ward, that display the conflicts within and between characters.
Every single word should be absolutely essential. And if you can’t
find a reason to keep it, out it goes.
Are there any reasons why Llumina would not choose to publish a
book? -- Paulie
Dear Paulie,
I think there’s a market for every book written. It may not be a
market comprised of millions; it may not even be in the thousands;
but if one human being had an idea that pushed them to write a
book, there must be others who will want to read it. That’s why we
limit our criticism to how a book is written rather than what a book
is about. Llumina’s job is helping authors convey their ideas in
clear and grammatical prose (or poetry). Excepting hate material or
porn, we make no judgments concerning what the public wants to
read. We do, however, insist on grammatical, well-structured mate-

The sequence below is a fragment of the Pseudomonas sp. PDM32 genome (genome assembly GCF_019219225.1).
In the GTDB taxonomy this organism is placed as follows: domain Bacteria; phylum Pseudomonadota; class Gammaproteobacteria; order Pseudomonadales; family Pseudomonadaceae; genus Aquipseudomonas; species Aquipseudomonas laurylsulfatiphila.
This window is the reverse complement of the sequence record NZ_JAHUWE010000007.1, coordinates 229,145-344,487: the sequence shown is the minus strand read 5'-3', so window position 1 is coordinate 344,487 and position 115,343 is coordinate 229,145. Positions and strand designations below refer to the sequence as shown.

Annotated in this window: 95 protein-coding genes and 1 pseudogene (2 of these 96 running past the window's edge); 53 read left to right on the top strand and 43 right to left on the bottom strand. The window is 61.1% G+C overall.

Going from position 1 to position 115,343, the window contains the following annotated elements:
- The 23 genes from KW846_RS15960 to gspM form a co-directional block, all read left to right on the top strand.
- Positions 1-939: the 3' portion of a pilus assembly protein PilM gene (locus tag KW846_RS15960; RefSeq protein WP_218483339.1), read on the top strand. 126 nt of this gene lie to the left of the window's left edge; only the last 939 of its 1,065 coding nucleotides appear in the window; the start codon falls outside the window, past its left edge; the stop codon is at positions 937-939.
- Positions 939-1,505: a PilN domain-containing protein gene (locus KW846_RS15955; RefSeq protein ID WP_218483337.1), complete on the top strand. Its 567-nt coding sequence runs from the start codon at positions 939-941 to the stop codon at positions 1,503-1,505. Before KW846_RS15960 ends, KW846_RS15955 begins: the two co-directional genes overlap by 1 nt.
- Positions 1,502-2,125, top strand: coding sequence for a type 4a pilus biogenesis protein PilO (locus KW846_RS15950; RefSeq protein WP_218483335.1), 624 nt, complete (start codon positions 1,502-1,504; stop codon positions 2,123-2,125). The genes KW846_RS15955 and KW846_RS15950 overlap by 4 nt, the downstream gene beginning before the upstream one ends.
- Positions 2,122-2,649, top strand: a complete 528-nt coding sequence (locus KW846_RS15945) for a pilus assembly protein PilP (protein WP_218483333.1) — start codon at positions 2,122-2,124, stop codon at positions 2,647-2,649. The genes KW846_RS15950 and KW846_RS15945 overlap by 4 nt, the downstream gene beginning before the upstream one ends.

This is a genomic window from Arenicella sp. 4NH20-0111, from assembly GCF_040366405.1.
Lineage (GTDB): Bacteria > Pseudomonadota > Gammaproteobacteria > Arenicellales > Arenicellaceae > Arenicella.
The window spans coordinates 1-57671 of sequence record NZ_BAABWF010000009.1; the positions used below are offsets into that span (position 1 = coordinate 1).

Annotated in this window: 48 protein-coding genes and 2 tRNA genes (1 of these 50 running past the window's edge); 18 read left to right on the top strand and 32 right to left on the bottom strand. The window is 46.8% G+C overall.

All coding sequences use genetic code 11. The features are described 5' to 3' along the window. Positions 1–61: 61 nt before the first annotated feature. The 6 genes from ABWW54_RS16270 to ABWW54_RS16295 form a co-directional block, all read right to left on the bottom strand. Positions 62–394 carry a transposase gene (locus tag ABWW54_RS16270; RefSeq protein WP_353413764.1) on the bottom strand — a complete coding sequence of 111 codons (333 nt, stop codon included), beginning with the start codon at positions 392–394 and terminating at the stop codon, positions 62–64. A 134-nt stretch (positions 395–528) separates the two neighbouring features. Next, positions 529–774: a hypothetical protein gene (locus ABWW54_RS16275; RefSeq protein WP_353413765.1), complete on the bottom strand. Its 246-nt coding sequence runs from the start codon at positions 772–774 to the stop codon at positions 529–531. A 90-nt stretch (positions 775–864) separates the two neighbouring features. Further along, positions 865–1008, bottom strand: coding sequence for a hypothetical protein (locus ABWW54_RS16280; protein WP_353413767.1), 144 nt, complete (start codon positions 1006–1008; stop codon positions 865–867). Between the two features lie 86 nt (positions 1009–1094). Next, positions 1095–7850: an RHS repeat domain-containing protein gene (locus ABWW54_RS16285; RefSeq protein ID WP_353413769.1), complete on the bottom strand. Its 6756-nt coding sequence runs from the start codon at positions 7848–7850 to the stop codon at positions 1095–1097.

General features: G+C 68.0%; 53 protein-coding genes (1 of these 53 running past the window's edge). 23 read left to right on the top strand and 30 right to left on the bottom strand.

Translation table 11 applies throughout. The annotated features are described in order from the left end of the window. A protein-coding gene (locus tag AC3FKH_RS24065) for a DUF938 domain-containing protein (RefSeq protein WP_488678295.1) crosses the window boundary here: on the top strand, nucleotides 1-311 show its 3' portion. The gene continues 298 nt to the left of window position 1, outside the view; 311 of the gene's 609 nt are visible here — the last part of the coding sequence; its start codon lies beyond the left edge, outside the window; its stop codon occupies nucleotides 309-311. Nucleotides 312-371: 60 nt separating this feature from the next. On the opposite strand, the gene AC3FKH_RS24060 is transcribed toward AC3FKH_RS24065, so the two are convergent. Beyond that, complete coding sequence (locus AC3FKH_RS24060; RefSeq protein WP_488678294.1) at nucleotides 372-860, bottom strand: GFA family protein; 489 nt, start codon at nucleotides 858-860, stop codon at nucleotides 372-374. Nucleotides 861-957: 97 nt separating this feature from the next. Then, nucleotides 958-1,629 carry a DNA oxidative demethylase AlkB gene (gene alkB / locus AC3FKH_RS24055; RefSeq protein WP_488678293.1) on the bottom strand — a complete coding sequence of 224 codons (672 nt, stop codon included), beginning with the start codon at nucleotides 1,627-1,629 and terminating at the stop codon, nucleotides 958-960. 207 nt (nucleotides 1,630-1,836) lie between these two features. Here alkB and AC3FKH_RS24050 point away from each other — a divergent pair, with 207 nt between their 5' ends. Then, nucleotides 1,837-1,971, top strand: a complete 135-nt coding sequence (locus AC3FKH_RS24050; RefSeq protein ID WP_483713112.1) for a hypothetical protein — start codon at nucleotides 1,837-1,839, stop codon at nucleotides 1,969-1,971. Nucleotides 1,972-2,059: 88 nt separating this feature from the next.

rial and won’t publish a book under the Llumina name that hasn’t
been properly edited. However, we don’t care who does the edit as
long as they know what they’re doing. If your Aunt Tillie is a
schoolteacher and a stickler for correct English, she’ll do fine.
Dear Deborah,
What’s the difference between print on demand and regular print-
ing? -- Patty
Dear Patty,
Everything in publishing depends on the size of the print run. In
very small runs the most economical process is Print-on-Demand.
This allows the printing of copies of the book as they are ordered.
It's done on a special press called a Docutech that calls up a previ-
ously set up digital file on a book and prints out as many copies as
are needed. This machine is used for printing runs of 1 to about
1000 books. The quality is very good and books printed on a
Docutech look about the same as books printed on an offset press.
When we get into quantities of 3000 or more, an offset press is
more economical than the Docutech. This is because the setup for
an offset run is the most expensive part of the process and the